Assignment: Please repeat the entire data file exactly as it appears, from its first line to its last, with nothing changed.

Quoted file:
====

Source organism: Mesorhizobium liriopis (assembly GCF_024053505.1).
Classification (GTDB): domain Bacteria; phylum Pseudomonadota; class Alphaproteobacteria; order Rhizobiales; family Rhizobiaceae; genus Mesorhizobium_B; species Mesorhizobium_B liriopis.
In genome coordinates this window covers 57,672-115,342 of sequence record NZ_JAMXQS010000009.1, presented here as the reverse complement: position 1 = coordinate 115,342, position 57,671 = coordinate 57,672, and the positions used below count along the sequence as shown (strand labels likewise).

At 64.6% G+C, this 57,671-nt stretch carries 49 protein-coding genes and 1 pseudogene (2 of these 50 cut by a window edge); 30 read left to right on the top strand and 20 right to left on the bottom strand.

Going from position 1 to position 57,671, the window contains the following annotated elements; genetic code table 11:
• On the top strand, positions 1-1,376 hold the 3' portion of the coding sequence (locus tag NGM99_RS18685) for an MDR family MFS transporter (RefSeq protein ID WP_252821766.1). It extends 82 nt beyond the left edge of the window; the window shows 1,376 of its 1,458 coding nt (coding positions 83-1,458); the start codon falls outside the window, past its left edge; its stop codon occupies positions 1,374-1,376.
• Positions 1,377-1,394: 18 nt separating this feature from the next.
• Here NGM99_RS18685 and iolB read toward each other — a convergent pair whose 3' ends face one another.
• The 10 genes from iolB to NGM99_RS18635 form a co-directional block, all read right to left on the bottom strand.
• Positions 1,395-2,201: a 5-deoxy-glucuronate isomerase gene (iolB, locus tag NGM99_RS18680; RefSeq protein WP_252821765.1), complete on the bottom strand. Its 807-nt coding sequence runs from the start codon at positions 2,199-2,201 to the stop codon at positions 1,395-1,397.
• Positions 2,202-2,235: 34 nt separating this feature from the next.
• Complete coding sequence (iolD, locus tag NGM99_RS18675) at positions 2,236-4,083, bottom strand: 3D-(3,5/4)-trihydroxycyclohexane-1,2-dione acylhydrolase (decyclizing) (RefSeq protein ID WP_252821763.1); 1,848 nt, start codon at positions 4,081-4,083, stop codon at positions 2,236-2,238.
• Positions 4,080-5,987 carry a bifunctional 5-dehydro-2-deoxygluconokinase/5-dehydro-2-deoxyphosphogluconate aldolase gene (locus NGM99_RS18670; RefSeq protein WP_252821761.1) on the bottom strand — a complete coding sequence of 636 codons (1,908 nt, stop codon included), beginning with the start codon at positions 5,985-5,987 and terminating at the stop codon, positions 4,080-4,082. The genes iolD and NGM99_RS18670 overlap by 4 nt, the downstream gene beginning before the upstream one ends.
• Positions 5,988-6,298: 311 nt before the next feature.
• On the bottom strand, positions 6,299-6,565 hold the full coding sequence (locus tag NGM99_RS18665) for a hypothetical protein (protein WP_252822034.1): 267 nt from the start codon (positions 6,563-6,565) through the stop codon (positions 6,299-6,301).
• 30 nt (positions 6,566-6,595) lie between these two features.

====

Source organism: Mesorhizobium liriopis (assembly GCF_024053505.1).
Classification (GTDB): domain Bacteria; phylum Pseudomonadota; class Alphaproteobacteria; order Rhizobiales; family Rhizobiaceae; genus Mesorhizobium_B; species Mesorhizobium_B liriopis.
In genome coordinates this window covers 57,672-115,342 of sequence record NZ_JAMXQS010000009.1, presented here as the reverse complement: position 1 = coordinate 115,342, position 57,671 = coordinate 57,672, and the positions used below count along the sequence as shown (strand labels likewise).

At 64.6% G+C, this 57,671-nt stretch carries 49 protein-coding genes and 1 pseudogene (2 of these 50 cut by a window edge); 30 read left to right on the top strand and 20 right to left on the bottom strand.

Going from position 1 to position 57,671, the window contains the following annotated elements; genetic code table 11:
• On the top strand, positions 1-1,376 hold the 3' portion of the coding sequence (locus tag NGM99_RS18685) for an MDR family MFS transporter (RefSeq protein ID WP_252821766.1). It extends 82 nt beyond the left edge of the window; the window shows 1,376 of its 1,458 coding nt (coding positions 83-1,458); the start codon falls outside the window, past its left edge; its stop codon occupies positions 1,374-1,376.
• Positions 1,377-1,394: 18 nt separating this feature from the next.
• Here NGM99_RS18685 and iolB read toward each other — a convergent pair whose 3' ends face one another.
• The 10 genes from iolB to NGM99_RS18635 form a co-directional block, all read right to left on the bottom strand.
• Positions 1,395-2,201: a 5-deoxy-glucuronate isomerase gene (iolB, locus tag NGM99_RS18680; RefSeq protein WP_252821765.1), complete on the bottom strand. Its 807-nt coding sequence runs from the start codon at positions 2,199-2,201 to the stop codon at positions 1,395-1,397.
• Positions 2,202-2,235: 34 nt separating this feature from the next.
• Complete coding sequence (iolD, locus tag NGM99_RS18675) at positions 2,236-4,083, bottom strand: 3D-(3,5/4)-trihydroxycyclohexane-1,2-dione acylhydrolase (decyclizing) (RefSeq protein ID WP_252821763.1); 1,848 nt, start codon at positions 4,081-4,083, stop codon at positions 2,236-2,238.
• Positions 4,080-5,987 carry a bifunctional 5-dehydro-2-deoxygluconokinase/5-dehydro-2-deoxyphosphogluconate aldolase gene (locus NGM99_RS18670; RefSeq protein WP_252821761.1) on the bottom strand — a complete coding sequence of 636 codons (1,908 nt, stop codon included), beginning with the start codon at positions 5,985-5,987 and terminating at the stop codon, positions 4,080-4,082. The genes iolD and NGM99_RS18670 overlap by 4 nt, the downstream gene beginning before the upstream one ends.
• Positions 5,988-6,298: 311 nt before the next feature.
• On the bottom strand, positions 6,299-6,565 hold the full coding sequence (locus tag NGM99_RS18665) for a hypothetical protein (protein WP_252822034.1): 267 nt from the start codon (positions 6,563-6,565) through the stop codon (positions 6,299-6,301).
• 30 nt (positions 6,566-6,595) lie between these two features.